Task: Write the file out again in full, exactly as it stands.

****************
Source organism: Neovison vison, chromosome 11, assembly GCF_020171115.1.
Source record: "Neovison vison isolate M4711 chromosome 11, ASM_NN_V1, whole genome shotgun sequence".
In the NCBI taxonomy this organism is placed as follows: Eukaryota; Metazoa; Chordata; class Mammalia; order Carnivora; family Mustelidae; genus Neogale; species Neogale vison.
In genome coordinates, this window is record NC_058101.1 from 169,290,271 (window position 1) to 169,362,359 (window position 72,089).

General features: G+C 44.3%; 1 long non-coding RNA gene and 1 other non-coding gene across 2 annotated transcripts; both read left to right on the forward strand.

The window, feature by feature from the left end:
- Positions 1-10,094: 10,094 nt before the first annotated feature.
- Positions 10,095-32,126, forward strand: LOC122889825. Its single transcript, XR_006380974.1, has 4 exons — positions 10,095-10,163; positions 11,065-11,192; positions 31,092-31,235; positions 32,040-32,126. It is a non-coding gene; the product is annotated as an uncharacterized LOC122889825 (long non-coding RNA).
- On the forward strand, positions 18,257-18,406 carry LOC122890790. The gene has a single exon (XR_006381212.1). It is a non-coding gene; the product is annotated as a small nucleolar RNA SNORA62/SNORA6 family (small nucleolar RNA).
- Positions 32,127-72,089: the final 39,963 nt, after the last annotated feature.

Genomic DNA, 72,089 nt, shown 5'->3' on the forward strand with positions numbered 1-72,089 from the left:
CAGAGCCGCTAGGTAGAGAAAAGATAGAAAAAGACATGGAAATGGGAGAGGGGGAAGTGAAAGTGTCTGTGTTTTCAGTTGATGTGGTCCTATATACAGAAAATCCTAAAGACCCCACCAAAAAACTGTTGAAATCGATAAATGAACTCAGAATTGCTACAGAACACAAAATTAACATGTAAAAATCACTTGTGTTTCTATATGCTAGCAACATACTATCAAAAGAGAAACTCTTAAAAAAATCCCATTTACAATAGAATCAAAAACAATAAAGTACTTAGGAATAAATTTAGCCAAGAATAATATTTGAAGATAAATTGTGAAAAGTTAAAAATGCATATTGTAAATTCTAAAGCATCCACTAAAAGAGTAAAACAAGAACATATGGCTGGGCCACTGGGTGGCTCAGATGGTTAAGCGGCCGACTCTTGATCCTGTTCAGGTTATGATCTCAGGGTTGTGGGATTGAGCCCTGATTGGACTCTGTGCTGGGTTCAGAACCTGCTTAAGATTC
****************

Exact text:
Source organism: Neovison vison, chromosome 11, assembly GCF_020171115.1.
Source record: "Neovison vison isolate M4711 chromosome 11, ASM_NN_V1, whole genome shotgun sequence".
In the NCBI taxonomy this organism is placed as follows: Eukaryota; Metazoa; Chordata; class Mammalia; order Carnivora; family Mustelidae; genus Neogale; species Neogale vison.
In genome coordinates, this window is record NC_058101.1 from 169,290,271 (window position 1) to 169,362,359 (window position 72,089).

General features: G+C 44.3%; 1 long non-coding RNA gene and 1 other non-coding gene across 2 annotated transcripts; both read left to right on the forward strand.

The window, feature by feature from the left end:
- Positions 1-10,094: 10,094 nt before the first annotated feature.
- Positions 10,095-32,126, forward strand: LOC122889825. Its single transcript, XR_006380974.1, has 4 exons — positions 10,095-10,163; positions 11,065-11,192; positions 31,092-31,235; positions 32,040-32,126. It is a non-coding gene; the product is annotated as an uncharacterized LOC122889825 (long non-coding RNA).
- On the forward strand, positions 18,257-18,406 carry LOC122890790. The gene has a single exon (XR_006381212.1). It is a non-coding gene; the product is annotated as a small nucleolar RNA SNORA62/SNORA6 family (small nucleolar RNA).
- Positions 32,127-72,089: the final 39,963 nt, after the last annotated feature.

Genomic DNA, 72,089 nt, shown 5'->3' on the forward strand with positions numbered 1-72,089 from the left:
CAGAGCCGCTAGGTAGAGAAAAGATAGAAAAAGACATGGAAATGGGAGAGGGGGAAGTGAAAGTGTCTGTGTTTTCAGTTGATGTGGTCCTATATACAGAAAATCCTAAAGACCCCACCAAAAAACTGTTGAAATCGATAAATGAACTCAGAATTGCTACAGAACACAAAATTAACATGTAAAAATCACTTGTGTTTCTATATGCTAGCAACATACTATCAAAAGAGAAACTCTTAAAAAAATCCCATTTACAATAGAATCAAAAACAATAAAGTACTTAGGAATAAATTTAGCCAAGAATAATATTTGAAGATAAATTGTGAAAAGTTAAAAATGCATATTGTAAATTCTAAAGCATCCACTAAAAGAGTAAAACAAGAACATATGGCTGGGCCACTGGGTGGCTCAGATGGTTAAGCGGCCGACTCTTGATCCTGTTCAGGTTATGATCTCAGGGTTGTGGGATTGAGCCCTGATTGGACTCTGTGCTGGGTTCAGAACCTGCTTAAGATTC